How to Request Professional Development Funds From Your School District

February 2, 2022


Professional development is an essential part of being an effective educational interpreter through continuous skill and knowledge-building. We want to help you advocate for professional development through your school district and follow these tips as you prepare your request. 

Why don’t we ask? 

Let’s face it, it’s hard to ask for money from the educational system. We may feel guilty asking, believe we are not as deserving of support compared to others, or do not want to take resources from students. Many school districts will recognize the need for specialized training for interpreters, but they will not always know how to find or secure this training. It’s helpful to know that all school districts have funding specifically for professional development. There are also funds that come to schools specifically for special education services, and some of those funds may be earmarked for professional development as well. You are asking for funds that are meant to be used for this purpose only. 

Consider asking your teacher and paraeducator colleagues about how they request funds for specific professional development. It is important to note that many educators may be receiving professional development coordinated internally that focuses on their specific work. This is another reason to justify looking outside the school district for professional development opportunities that directly relate to your role that you cannot otherwise get internally.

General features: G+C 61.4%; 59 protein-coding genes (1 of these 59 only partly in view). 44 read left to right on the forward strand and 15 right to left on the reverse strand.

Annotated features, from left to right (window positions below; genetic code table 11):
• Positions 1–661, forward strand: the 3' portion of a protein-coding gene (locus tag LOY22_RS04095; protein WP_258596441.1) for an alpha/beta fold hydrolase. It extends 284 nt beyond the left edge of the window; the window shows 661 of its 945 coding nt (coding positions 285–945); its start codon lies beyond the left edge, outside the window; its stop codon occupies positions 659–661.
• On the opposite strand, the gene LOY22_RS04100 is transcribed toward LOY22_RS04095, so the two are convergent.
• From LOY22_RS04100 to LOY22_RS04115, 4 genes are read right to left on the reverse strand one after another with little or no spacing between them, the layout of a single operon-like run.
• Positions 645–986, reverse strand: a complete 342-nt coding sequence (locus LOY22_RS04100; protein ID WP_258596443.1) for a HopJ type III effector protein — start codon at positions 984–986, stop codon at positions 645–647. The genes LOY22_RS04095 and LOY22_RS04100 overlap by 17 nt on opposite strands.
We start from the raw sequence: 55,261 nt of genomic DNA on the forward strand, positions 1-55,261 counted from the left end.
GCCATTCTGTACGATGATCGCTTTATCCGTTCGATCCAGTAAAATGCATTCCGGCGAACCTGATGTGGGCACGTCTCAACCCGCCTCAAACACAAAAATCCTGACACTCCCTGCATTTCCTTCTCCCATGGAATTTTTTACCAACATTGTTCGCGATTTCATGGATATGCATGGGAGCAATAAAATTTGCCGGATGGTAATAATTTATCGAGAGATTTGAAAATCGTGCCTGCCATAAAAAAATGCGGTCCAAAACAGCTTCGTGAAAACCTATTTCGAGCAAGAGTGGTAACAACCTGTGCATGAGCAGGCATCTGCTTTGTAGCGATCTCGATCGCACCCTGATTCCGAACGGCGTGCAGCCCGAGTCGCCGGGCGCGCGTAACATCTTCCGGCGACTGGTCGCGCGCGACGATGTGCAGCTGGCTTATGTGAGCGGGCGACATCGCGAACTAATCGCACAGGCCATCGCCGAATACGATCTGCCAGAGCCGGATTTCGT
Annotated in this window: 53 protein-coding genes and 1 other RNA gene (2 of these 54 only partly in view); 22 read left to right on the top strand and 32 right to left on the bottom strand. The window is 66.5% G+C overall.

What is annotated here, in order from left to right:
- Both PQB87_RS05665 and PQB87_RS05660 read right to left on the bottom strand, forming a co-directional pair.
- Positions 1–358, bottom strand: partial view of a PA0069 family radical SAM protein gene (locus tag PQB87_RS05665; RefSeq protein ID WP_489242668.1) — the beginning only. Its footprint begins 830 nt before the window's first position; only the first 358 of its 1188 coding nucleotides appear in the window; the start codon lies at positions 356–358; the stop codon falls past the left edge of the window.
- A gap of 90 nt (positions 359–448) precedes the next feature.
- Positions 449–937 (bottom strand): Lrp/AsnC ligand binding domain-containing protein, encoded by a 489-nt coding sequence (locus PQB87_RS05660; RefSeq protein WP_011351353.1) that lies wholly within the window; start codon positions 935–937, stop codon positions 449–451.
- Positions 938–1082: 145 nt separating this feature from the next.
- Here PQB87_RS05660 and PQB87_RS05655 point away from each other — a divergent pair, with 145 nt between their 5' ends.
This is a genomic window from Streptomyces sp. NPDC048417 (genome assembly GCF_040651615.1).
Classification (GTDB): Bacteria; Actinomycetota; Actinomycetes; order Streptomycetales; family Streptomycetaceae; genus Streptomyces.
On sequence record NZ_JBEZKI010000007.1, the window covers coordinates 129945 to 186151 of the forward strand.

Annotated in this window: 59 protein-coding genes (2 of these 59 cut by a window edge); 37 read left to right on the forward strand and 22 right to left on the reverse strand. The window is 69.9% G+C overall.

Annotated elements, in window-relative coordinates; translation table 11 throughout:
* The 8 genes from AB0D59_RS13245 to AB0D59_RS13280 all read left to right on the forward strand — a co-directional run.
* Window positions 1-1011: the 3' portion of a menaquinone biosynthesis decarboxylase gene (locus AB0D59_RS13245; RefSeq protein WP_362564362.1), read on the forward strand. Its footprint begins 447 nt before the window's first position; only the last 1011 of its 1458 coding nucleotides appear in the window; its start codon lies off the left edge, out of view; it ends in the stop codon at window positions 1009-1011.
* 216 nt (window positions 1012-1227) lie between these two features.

Building your case

Making the ask requires you to support your rationale on why you should receive support for a professional development opportunity. Clearly relate the opportunity to the work you do every day in the classroom and how the outcome of the professional development will improve your work. Consider including information in a clear and concise format for your administrators:

  • Logistics (date, length, coverage needed, costs/fees, etc.) 
  • What do you hope to learn through this professional development? 
  • Is the presenter an expert on the topic? 
  • Why is this information something you cannot access internally? 
  • How will this impact/benefit the student(s) you are working with? 
  • How will it support the student(s) IEP goals?

Reasons administrators should support your request 

  • Maintaining your credentials – whether it be for certification, licensure, or other state-level requirements – professional development may be mandatory for you to continue your services. 
  • Accessing information that will directly impact your work and improve services. 
  • Being willing to bring back the information and share with other colleagues and staff. 
  • Comparing your professional development requirements to the standards of teachers and other related staff because to reflect standards in the education field as a whole in your state.

Advocate respectfully  

Make your case in person if possible and stick to a script that is brief and does not overwhelm your administrator with too much information or jargon. Include details like how the opportunity is a good investment in your services and the school. Demanding and other abrasive approaches can not only become a barrier now, but could also prevent you from receiving support in the future. Come to the table prepared and be okay whether the outcome of your request is approved or denied. When a request is denied, ask for feedback and how can the district offer alternative options. 

You’ve got this!



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